Near-perfect conditions expected for Drake Relays

Near-perfect conditions expected for Drake Relays

DES MOINES, Iowa (AP) — Because of its place on the calendar, the Drake Relays has always been at the mercy of the weather.

After a miserable spring in Iowa, the organizers of this weekend's meet couldn't have asked for better conditions.

Competitors are expected to be greeted by sunny skies and temperatures in the low 70s on Friday and near 60 degrees for Saturday's closing session. Those conditions could lead to some new Drake records after just one mark — Omar McLeod's own in the men's 110-meter hurdles (13.04 seconds) — fell a year ago in part because of nasty weather.

Here are some of the races and events to look out for at the 109th annual Drake Relays, the first of two major track meets at Drake Stadium this year. The USA Track and Field outdoor meet will be held in Des Moines in June.


Drake will host a men's invitational 100-meter race for the first time since 2005, and seven of the eight runners set to compete in it on Saturday have Olympic experience. Seven of those eight athletes have also run the 100 in under 10 seconds — and that's never been done at Drake before. Three-time Canadian Olympic medalist Andre De Grasse, who took bronze at the 2016 Rio Games in this event, headlines a field that also features four Americans. The U.S. runner most likely to push De Grasse could be Mike Rodgers, who has a personal record of 9.85 and was the leadoff runner for the Americans in the 400 relay at Rio Games in 2016.


McLeod, a Jamaican and the defending Olympic gold medalist, withdrew from the men's 110 hurdles race earlier this week after claiming the last two meet titles. But world record holder Aries Merritt, the gold medalist at the London Olympics in 2012, is in the field along with Rio Olympian Devon Allen. The women's 100 hurdles event features the current world record holder in Kendra Harrison, along with 2012 London winner Dawn Harper-Nelson and past Drake winners Kristi Castlin and Jasmin Stowers.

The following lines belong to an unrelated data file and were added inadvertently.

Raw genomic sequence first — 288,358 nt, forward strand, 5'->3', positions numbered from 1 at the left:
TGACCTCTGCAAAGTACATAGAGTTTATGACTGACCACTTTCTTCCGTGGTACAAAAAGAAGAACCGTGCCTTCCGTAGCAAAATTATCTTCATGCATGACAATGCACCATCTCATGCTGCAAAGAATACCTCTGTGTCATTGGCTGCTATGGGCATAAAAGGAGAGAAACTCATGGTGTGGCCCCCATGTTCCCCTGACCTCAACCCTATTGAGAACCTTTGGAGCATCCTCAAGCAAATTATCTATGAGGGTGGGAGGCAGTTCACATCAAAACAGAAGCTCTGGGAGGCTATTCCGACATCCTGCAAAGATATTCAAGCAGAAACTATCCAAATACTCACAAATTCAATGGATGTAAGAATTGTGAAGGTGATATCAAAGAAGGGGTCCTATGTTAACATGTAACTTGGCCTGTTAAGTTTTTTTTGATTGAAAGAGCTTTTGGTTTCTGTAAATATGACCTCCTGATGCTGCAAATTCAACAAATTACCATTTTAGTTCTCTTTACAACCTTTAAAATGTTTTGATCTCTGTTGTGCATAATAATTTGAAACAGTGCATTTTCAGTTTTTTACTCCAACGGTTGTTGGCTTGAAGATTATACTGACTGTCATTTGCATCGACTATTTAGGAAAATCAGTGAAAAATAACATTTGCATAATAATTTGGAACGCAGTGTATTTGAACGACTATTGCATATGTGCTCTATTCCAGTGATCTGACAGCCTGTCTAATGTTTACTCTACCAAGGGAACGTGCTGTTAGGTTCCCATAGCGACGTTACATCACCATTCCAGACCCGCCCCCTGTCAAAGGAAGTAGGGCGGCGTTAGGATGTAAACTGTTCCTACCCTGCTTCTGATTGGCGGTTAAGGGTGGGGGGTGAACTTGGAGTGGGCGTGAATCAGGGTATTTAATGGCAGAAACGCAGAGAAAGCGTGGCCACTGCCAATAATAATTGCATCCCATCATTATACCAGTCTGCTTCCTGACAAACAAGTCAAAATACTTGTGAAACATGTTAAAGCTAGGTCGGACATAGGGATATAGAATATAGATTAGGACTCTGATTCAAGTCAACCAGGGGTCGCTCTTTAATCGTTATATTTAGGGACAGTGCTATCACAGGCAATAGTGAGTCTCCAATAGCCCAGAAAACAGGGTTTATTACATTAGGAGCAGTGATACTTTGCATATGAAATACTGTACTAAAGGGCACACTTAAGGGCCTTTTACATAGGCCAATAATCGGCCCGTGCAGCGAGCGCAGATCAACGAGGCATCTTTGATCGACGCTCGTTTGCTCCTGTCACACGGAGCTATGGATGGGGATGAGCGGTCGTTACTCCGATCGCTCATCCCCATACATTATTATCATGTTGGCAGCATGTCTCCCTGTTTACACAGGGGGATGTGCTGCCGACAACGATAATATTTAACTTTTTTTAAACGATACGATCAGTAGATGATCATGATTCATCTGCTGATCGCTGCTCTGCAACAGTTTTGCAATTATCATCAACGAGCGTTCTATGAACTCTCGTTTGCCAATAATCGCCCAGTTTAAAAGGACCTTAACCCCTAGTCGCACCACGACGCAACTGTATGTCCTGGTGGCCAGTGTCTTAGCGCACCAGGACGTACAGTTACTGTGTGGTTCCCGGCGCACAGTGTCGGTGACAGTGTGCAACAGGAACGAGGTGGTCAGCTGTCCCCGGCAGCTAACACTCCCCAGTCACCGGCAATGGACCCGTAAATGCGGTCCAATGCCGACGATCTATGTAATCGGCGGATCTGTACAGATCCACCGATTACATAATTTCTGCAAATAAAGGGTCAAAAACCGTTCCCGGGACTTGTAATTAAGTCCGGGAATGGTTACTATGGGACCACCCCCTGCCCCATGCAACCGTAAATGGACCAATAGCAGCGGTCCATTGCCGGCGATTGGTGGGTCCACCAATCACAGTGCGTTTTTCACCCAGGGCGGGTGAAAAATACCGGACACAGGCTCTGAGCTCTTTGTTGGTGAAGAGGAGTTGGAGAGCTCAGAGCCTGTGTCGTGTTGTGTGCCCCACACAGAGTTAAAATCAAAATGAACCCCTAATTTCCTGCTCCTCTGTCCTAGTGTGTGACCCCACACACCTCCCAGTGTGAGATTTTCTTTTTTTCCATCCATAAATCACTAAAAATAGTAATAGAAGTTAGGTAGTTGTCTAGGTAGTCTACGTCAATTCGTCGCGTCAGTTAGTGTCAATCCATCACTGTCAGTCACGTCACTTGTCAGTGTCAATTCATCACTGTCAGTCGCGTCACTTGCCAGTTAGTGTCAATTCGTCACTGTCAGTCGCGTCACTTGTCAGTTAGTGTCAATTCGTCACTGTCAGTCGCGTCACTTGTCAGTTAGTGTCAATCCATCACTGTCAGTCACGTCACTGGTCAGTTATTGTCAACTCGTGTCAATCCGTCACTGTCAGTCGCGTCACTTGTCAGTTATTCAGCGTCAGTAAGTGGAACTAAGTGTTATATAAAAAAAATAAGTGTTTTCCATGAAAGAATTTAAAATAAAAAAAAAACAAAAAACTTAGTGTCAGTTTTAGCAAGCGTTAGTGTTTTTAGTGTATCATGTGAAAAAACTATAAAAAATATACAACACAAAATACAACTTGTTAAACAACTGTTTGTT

Native Iowan Jenny Simpson, the storied American distance runner, worked with second-year meet director Blake Bolden to bring a new event, the women's two-mile run, to the program. Simpson, who won bronze in the 1,500 in Rio, who will attempt to break the U.S. record of 9:20.25 set by Shannon Rowbury in 2014. "I really hoping we can pull it off. It's going to be hard," said Simpson of her record try. "As long as I can stay on pace, hopefully I can bring it home."


The popular men's shot put event is back on the program this year, with Rio gold medalist and Olympic record holder Ryan Crouser of the U.S. leading a field that also includes 2017 world champion Tom Walsh of New Zealand. The field for the women's pole vault on Friday will be led by American Sandi Morris, the U.S. record holder and the silver medalist in Rio. Defending Drake and world champion Sam Kendricks will be favored in the men's pole vault.


"To come here and have this kind of weather, it's absolutely amazing," said Bershawn Jackson, a favorite for the men's 400 hurdles. "This is my fourth year coming (to Drake) and it's been absolutely cold every year."

Updated : 2021-04-15 05:08 GMT+08:00